A Tale of Two Subscribers
Since a great deal of my coaching revolves around having a laser-focused target, I was bothered by the fact that my own message wasn’t very clear.
Some of you joined my list for motivation and self-help tips. A few of you bought my books and CDs and fewer still eventually contacted me about my services as a coach for both business and career issues.
Your responses to my survey, for which I am extremely grateful, confirmed what I suspected.
Some of you joined my list for practice development tips. You didn’t think books and CDs about overcoming fears were of much value, but quite a few of you consulted me about ways I can help you grow your business or practice.
I debated-mostly with myself-whether to create two e-letters or have half of my subscribers look for what they needed somewhere else, but Sunday (right before the Super Bowl), I came up with a better solution: Two small tips in each letter-one for practice building, and one for motivation. Or, a tip that works for both. Today’s message is for both groups…
Whether you’re making a sale, asking for a referral or interviewing for a position, the people you work with are usually tuned to one station–WIIFM (“What’s in it for me?”).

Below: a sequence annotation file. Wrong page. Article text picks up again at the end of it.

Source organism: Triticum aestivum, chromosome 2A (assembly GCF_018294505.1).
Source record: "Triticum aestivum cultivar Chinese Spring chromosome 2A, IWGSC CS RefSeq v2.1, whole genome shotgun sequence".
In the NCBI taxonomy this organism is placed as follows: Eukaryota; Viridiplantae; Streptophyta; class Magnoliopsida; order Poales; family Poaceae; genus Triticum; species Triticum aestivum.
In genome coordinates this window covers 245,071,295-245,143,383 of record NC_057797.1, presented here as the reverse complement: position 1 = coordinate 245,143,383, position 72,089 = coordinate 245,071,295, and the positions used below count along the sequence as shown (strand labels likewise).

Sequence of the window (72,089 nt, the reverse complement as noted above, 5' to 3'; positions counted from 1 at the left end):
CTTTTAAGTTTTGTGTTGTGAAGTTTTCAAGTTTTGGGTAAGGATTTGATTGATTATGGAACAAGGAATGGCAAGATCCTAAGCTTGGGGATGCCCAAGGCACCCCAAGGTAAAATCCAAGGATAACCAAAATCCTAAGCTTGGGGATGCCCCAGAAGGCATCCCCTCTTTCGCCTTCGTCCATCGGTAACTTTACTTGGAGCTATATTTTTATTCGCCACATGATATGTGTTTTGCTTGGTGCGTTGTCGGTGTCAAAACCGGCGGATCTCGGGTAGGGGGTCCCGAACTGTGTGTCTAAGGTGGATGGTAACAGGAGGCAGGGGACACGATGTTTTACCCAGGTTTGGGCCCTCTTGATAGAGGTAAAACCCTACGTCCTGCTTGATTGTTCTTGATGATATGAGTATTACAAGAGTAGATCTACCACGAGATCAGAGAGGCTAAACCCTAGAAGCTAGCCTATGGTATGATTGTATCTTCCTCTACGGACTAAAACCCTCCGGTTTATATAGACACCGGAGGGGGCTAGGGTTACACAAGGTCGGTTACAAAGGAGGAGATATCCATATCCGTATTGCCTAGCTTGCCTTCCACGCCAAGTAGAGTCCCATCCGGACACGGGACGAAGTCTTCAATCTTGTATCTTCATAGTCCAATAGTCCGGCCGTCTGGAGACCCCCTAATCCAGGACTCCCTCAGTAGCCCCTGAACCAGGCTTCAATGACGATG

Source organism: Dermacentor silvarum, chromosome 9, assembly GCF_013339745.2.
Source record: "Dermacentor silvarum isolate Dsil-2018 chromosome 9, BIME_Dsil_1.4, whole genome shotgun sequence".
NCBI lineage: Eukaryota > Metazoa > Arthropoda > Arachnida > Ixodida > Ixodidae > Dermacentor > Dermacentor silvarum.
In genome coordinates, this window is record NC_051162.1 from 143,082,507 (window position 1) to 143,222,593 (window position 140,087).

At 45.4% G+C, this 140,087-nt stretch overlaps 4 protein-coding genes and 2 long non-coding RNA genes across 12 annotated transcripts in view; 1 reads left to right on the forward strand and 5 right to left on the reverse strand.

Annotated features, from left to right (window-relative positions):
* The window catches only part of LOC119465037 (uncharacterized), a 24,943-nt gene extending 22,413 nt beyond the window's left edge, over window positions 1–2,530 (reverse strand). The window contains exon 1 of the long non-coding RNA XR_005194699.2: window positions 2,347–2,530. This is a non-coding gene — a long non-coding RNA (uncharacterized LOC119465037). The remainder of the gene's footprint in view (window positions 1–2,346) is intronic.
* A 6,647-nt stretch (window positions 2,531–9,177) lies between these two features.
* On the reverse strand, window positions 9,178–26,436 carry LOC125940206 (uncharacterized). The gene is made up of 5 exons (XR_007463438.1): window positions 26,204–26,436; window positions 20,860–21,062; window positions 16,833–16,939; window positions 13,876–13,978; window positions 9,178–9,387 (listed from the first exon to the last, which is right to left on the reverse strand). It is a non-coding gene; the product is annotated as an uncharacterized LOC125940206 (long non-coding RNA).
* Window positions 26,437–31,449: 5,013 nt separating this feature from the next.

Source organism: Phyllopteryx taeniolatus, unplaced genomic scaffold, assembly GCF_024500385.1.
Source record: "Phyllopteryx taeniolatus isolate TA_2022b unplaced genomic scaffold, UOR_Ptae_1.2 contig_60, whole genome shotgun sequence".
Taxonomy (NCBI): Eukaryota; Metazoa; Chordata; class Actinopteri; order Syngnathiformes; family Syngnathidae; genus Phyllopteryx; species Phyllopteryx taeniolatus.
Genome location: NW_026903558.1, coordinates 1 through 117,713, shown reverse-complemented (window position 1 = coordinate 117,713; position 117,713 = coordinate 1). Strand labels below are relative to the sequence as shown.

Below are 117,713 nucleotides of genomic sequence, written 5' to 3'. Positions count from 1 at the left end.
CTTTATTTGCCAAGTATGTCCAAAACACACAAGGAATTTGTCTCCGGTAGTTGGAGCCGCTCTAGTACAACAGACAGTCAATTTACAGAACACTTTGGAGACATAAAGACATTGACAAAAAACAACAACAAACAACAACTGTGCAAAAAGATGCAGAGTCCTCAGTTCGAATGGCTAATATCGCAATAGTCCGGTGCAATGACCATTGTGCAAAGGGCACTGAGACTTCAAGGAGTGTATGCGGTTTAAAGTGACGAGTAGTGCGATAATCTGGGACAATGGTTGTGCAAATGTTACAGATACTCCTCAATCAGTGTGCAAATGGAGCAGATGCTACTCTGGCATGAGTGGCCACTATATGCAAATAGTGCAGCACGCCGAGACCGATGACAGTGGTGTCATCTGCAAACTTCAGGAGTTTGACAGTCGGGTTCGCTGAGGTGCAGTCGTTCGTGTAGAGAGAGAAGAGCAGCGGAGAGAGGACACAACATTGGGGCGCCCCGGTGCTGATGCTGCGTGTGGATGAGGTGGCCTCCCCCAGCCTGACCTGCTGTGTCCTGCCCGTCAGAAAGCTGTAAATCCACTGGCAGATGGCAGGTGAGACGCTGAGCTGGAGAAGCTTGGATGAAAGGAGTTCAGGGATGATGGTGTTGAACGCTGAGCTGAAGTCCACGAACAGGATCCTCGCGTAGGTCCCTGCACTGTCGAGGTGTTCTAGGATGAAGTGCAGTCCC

“I’m not getting enough of the people I sit down with to hire me,” Rick, a financial advisor, told me.
“I keep getting job interviews,” Mara, a CallCenter trainer who is a casualty of a recent merger, exclaimed, “but I don’t get offers.”
In both cases, I discovered the same problem:
They spent their time talking about their skills, their abilities and their experience, with too little of the time spent discussing what the prospective client and employer needed.
Rick was proud of-and spoke eloquently about–his licensing and certification, his list of prominent clients and his assets under management. Mara spoke about her accomplishment-packed resume.
“Be Impressed, Not Impressive,” was one of Dale Carnegie’s rules for successfully connecting with people, in his classic book, How To Win Friends and Influence People.
I suggested to Rick that he would do much better if he started his interview-and spent most of it-engaged in conversation about his prospects:
“I’d like to spend most of our time during this meeting finding out about you, if that’s okay. I’m guessing you had something specific on your mind when we set up this appointment. Why don’t we start with that?”
I suggested to Mara that she learn as much about each company and their training departments before her appointments as she could, and then ask them more about what they’re doing as a company and what they were looking for in a trainer.
A few days later, I heard from both Rick and Mara. Rick landed a new client–a local doctor he had been hoping to work with. Mara received her first job offer.
Be Impressed, Not Impressive. Spend most of your time with someone making him or her feel that you’re tuned into his or her station and you’re bound to have better results.
If I can help you develop better business relationships, contact me right away. In the meantime, keep